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Carbon Nanotubes: Cells Bite Off More than They Can Chew

Agnes B. Kane, MD, Ph.D.
Brown University
NIEHS Grant R01ES016178

NIEHS-supported researchers at Brown University report in a recent issue of Nature Nanotechnology the mechanics of how cells begin to engulf carbon nanotubes only to discover too late their cause is doomed. Carbon nanotubes that are closed on one end appear like spheres to the cells. The cells begin to engulf the rounded end and often orient the nanotube so that it is perpendicular to the cell membrane. As the nanotube brushes up against the membrane, special receptors send signals causing the cell to wrap its membrane around the nanotube. As this occurs the nanotube is tipped to a 90 degree angle, effectively reducing the amount of energy needed for the cell to engulf what it senses is a small particle.

Once the engulfing process begins, there is no corresponding signal to stop and reverse the process. Within minutes the cell senses it will not be able to completely engulf the nanotube. After that an immune response is mounted that can result in chronic inflammation. This process is very similar to the reaction of cells to asbestos fibers.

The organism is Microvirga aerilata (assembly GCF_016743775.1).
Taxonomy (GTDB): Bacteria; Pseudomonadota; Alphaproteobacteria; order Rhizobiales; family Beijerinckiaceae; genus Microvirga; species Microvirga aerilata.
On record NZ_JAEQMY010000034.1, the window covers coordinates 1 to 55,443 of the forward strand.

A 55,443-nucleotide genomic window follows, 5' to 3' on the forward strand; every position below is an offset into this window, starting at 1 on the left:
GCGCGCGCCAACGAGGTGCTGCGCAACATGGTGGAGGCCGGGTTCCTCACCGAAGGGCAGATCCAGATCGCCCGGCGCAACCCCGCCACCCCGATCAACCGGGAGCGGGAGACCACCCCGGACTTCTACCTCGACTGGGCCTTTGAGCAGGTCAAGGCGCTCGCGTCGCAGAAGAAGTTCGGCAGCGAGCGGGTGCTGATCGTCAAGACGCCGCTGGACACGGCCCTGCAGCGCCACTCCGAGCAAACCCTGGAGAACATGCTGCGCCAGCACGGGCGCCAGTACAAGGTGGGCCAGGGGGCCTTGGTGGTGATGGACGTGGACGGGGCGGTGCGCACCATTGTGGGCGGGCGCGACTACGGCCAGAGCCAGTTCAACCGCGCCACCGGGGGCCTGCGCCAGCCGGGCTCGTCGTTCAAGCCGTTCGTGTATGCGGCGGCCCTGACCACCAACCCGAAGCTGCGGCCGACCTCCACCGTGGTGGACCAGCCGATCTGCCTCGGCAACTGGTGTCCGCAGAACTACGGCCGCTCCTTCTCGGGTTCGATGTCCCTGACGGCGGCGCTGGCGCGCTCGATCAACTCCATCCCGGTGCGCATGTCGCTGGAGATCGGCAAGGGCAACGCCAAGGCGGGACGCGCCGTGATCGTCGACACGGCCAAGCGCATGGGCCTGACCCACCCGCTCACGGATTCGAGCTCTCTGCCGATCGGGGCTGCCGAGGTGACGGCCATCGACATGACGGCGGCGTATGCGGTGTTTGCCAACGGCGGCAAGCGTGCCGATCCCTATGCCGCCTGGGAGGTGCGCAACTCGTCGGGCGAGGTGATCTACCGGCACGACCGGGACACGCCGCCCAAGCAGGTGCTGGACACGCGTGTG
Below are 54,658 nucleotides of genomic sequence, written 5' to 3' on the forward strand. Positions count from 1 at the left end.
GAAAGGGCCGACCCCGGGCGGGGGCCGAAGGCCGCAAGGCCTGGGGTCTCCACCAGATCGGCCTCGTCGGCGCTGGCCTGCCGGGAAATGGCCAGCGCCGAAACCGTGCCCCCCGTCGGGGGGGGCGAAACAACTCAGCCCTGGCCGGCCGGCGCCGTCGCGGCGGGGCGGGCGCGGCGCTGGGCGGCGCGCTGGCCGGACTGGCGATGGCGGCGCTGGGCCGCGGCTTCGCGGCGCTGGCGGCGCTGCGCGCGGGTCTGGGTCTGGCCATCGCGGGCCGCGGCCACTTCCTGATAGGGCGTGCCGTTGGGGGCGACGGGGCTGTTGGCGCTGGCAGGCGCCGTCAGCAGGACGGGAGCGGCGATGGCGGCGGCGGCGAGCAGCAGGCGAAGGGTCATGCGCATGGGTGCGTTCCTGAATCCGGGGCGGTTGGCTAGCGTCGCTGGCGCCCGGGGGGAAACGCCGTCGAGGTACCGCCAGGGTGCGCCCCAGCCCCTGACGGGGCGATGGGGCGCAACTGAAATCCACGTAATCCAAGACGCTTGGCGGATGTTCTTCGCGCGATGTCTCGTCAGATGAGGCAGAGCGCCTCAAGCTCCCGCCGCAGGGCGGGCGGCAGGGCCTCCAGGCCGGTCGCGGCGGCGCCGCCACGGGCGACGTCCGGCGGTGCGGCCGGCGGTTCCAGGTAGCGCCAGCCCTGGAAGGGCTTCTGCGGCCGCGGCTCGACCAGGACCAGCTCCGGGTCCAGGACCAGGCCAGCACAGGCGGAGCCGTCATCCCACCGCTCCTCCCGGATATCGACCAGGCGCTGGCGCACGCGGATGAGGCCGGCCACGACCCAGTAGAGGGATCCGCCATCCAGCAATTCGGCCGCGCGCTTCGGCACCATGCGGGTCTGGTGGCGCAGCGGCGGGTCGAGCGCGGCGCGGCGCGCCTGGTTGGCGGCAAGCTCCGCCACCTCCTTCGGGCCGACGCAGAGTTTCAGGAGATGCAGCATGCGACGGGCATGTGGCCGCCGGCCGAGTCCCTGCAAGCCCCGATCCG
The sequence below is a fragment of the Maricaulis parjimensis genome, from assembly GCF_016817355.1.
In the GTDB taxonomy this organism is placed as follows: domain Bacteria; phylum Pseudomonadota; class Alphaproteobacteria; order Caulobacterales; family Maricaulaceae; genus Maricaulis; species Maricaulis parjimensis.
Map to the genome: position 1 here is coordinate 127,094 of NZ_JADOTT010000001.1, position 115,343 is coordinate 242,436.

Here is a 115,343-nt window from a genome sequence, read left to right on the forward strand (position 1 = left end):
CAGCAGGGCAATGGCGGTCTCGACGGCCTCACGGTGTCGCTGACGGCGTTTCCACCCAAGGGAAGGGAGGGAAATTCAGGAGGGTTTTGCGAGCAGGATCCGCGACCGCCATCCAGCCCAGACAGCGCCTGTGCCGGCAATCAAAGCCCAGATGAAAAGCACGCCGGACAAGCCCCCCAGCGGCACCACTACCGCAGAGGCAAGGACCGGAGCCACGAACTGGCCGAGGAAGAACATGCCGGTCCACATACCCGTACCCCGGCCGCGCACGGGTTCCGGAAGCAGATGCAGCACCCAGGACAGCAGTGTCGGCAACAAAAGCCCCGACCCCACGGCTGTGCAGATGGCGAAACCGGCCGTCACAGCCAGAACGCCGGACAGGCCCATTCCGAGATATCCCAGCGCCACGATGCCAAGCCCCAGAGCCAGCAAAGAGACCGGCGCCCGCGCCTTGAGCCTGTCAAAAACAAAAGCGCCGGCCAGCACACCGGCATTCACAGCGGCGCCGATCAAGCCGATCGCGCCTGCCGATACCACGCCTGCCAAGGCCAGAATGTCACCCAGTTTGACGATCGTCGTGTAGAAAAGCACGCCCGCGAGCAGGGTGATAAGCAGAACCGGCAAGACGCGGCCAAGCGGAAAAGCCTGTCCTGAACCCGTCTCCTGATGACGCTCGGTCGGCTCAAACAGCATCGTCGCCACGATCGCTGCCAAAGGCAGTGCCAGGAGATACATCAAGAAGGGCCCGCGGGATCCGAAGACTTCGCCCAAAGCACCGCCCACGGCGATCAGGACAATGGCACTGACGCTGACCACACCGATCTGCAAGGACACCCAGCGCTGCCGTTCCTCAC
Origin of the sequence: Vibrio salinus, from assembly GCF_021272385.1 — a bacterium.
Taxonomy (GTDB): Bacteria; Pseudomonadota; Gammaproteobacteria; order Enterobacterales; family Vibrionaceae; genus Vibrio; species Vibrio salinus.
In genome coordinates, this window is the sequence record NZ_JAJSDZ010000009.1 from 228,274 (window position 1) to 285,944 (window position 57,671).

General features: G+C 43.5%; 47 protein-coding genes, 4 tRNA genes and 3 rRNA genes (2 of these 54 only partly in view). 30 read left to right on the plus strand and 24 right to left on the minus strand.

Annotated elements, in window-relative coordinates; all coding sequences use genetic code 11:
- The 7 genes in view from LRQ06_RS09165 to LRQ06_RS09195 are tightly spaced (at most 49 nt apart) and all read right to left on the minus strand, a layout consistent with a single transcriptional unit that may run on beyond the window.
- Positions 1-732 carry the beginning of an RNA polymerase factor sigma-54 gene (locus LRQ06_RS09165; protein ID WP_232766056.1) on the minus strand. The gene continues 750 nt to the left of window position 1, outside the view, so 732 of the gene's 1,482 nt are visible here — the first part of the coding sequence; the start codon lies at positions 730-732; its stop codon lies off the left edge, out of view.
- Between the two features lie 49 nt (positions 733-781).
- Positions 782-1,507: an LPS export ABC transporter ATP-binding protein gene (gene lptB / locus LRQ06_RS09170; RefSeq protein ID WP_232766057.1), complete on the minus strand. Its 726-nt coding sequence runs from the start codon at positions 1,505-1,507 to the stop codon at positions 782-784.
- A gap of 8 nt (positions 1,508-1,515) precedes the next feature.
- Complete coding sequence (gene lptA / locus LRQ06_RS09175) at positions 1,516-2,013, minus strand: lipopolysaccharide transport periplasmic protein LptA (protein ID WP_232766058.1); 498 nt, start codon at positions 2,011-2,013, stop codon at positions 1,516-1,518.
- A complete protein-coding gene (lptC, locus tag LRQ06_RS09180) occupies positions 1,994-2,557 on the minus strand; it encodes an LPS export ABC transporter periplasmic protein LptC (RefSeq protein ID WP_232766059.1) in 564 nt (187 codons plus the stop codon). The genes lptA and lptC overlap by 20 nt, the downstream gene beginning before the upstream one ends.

Carbon nanotubes have been touted to have a variety of uses in material science because of their high strength to weight characteristics, but also in medicine as targeted drug delivery devices. This research is important for scientists to fully understand how cells and nanomaterials interact so that they can design nanostructures that will help instead of causing harm. The team will continue this line of research with nanotubes with blunt ends or nanoribbons to determine if these structures are less harmful to cells.

Citation: Shi X, von dem Bussche A, Hurt RH, Kane AB, Gao H. Cell entry of one-dimensional nanomaterials occurs by tip recognition and rotation. Nat Nanotechnol. 2011 Sep 18. doi: 10.1038/nnano.2011.151.


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